We also led the group in compassion practice, inviting all to extend caring to themselves and others in a gentle and relevant way. I suggested that those gathered quietly repeat the phrases I offered. I said, “May I treat myself with gentleness and understanding in this time of loss, May I meet my grief with tenderness and care,” and,” May I be compassionate and patient with myself especially when I feel afraid.” Widening the circle to include others in our care, I continued, “May those close to us be healthy and protected, may all those who were hurt in this crisis be safe well again,” and, “May those in this world, who experienced similar traumas to ours, find the support they need to heal.”

Finally, we began to relax. Together we were able to feel the feelings of our last week’s experiences. Images arose of burning mountains and memories of the alarming voices of TV announcers shouting their warnings. We remembered the dark grey air, the torn apart houses, the mud-covered areas that had been once streets; we remembered the faces of those dead or missing. Within the safety of community and practice we were also able to feel the sensations of our stressed nerves, so raw and fried. Feelings, thoughts, and image debris were released within the safety created by this practice of mindfulness meditation—all passing down a river of loving awareness.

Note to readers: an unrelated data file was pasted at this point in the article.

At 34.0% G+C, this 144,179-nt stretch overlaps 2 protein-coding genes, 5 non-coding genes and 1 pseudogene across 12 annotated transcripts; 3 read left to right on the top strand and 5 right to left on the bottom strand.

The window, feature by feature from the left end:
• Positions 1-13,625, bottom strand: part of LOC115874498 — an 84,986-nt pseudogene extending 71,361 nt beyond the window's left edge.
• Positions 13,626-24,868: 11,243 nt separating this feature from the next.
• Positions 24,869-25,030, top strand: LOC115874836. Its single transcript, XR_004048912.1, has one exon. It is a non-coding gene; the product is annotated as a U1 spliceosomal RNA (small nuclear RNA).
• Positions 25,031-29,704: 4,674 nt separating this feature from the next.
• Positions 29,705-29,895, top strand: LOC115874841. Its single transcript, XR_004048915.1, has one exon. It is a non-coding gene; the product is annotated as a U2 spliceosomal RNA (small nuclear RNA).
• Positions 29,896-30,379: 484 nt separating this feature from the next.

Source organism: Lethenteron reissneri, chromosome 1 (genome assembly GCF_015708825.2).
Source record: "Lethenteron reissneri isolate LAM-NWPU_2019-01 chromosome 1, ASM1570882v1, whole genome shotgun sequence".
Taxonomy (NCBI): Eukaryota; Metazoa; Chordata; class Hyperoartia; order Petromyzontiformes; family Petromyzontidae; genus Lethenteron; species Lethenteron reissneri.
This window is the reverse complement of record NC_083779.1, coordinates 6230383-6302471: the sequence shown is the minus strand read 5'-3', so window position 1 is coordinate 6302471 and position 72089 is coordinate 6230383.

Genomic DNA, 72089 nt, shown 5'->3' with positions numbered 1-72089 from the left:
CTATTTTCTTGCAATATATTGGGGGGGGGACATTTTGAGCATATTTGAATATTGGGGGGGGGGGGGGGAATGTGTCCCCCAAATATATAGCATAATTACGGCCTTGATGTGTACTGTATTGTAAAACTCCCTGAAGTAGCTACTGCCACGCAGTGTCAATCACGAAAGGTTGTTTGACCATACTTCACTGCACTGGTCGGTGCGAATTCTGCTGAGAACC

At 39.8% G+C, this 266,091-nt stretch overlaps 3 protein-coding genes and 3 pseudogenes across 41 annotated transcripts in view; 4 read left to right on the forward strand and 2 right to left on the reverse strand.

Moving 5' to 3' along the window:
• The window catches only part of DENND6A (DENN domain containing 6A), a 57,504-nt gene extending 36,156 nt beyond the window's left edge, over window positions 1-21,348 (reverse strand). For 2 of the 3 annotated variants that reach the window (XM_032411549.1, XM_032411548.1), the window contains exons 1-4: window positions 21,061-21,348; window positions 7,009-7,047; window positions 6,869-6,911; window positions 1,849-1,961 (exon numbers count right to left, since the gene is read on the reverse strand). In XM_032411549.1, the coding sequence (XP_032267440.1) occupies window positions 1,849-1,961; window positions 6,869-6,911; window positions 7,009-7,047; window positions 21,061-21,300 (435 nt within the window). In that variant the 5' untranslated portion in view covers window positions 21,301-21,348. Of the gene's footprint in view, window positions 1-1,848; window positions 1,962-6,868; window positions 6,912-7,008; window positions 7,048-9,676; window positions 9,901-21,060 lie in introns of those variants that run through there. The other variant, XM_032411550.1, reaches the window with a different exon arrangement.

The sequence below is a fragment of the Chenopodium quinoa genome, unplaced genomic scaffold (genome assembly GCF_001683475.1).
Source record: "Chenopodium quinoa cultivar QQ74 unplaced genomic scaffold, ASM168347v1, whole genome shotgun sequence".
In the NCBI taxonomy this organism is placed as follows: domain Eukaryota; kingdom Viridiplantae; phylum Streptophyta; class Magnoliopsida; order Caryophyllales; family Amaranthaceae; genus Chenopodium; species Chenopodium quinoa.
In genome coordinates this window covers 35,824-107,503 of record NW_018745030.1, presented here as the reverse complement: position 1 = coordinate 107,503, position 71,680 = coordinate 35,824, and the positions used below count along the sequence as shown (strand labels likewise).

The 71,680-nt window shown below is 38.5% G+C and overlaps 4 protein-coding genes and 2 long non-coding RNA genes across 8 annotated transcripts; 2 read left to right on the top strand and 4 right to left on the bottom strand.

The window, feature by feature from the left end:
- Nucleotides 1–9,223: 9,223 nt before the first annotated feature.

When we feel afraid, lost and trapped within ourselves, practicing self-compassion can reaffirm our willingness to extend a hand towards our own traumatized inner selves. As we gradually make friends with ourselves, compassion for others will follow more easily. We extended warmth and understanding towards that in ourselves which was afraid and lost; we thawed out the cold spaces within and around our hearts. It felt as if the cores of our beings had contracted in the midst of so much agitation and panic. Like shy birds with their heads pulled in, we needed breath to breathe us into calm, warmth and tenderness. Then we sat together for a long time, sharing what we’d been through, remembering Curtis, Conner and the young fireman. Through love and developing equanimity, we began to learn to tolerate the rawness of our experiences. My husband Michael puts it like this, “The more connected we are, the more we care. The more we care, the more we long to do what we can to improve the well-being of others. And in that process, we heal.”